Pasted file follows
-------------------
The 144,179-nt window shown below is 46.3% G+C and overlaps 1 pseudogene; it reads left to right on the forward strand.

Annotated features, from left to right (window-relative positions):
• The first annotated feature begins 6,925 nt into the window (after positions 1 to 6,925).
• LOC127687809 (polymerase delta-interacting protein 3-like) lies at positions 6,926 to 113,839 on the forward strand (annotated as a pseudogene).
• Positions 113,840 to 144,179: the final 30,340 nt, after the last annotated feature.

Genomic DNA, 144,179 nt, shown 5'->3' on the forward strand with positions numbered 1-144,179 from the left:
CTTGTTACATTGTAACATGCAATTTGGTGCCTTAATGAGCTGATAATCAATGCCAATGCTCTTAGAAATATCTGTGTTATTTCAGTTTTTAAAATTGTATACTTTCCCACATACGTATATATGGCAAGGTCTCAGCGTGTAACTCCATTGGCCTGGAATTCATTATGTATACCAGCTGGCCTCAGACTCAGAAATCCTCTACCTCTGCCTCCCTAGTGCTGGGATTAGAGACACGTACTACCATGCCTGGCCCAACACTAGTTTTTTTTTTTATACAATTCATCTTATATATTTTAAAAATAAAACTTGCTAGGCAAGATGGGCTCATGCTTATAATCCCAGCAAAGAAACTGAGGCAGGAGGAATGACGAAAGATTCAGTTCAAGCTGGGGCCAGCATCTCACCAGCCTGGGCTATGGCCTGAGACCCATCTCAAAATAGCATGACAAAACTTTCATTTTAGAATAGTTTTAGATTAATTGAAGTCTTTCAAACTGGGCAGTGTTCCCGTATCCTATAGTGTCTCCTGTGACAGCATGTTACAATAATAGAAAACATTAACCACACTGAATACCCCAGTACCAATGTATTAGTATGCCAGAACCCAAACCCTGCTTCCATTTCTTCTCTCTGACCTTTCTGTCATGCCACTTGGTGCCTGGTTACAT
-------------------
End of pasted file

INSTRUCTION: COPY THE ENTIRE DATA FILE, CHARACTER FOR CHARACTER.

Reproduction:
The 144,179-nt window shown below is 46.3% G+C and overlaps 1 pseudogene; it reads left to right on the forward strand.

Annotated features, from left to right (window-relative positions):
• The first annotated feature begins 6,925 nt into the window (after positions 1 to 6,925).
• LOC127687809 (polymerase delta-interacting protein 3-like) lies at positions 6,926 to 113,839 on the forward strand (annotated as a pseudogene).
• Positions 113,840 to 144,179: the final 30,340 nt, after the last annotated feature.

Genomic DNA, 144,179 nt, shown 5'->3' on the forward strand with positions numbered 1-144,179 from the left:
CTTGTTACATTGTAACATGCAATTTGGTGCCTTAATGAGCTGATAATCAATGCCAATGCTCTTAGAAATATCTGTGTTATTTCAGTTTTTAAAATTGTATACTTTCCCACATACGTATATATGGCAAGGTCTCAGCGTGTAACTCCATTGGCCTGGAATTCATTATGTATACCAGCTGGCCTCAGACTCAGAAATCCTCTACCTCTGCCTCCCTAGTGCTGGGATTAGAGACACGTACTACCATGCCTGGCCCAACACTAGTTTTTTTTTTTATACAATTCATCTTATATATTTTAAAAATAAAACTTGCTAGGCAAGATGGGCTCATGCTTATAATCCCAGCAAAGAAACTGAGGCAGGAGGAATGACGAAAGATTCAGTTCAAGCTGGGGCCAGCATCTCACCAGCCTGGGCTATGGCCTGAGACCCATCTCAAAATAGCATGACAAAACTTTCATTTTAGAATAGTTTTAGATTAATTGAAGTCTTTCAAACTGGGCAGTGTTCCCGTATCCTATAGTGTCTCCTGTGACAGCATGTTACAATAATAGAAAACATTAACCACACTGAATACCCCAGTACCAATGTATTAGTATGCCAGAACCCAAACCCTGCTTCCATTTCTTCTCTCTGACCTTTCTGTCATGCCACTTGGTGCCTGGTTACAT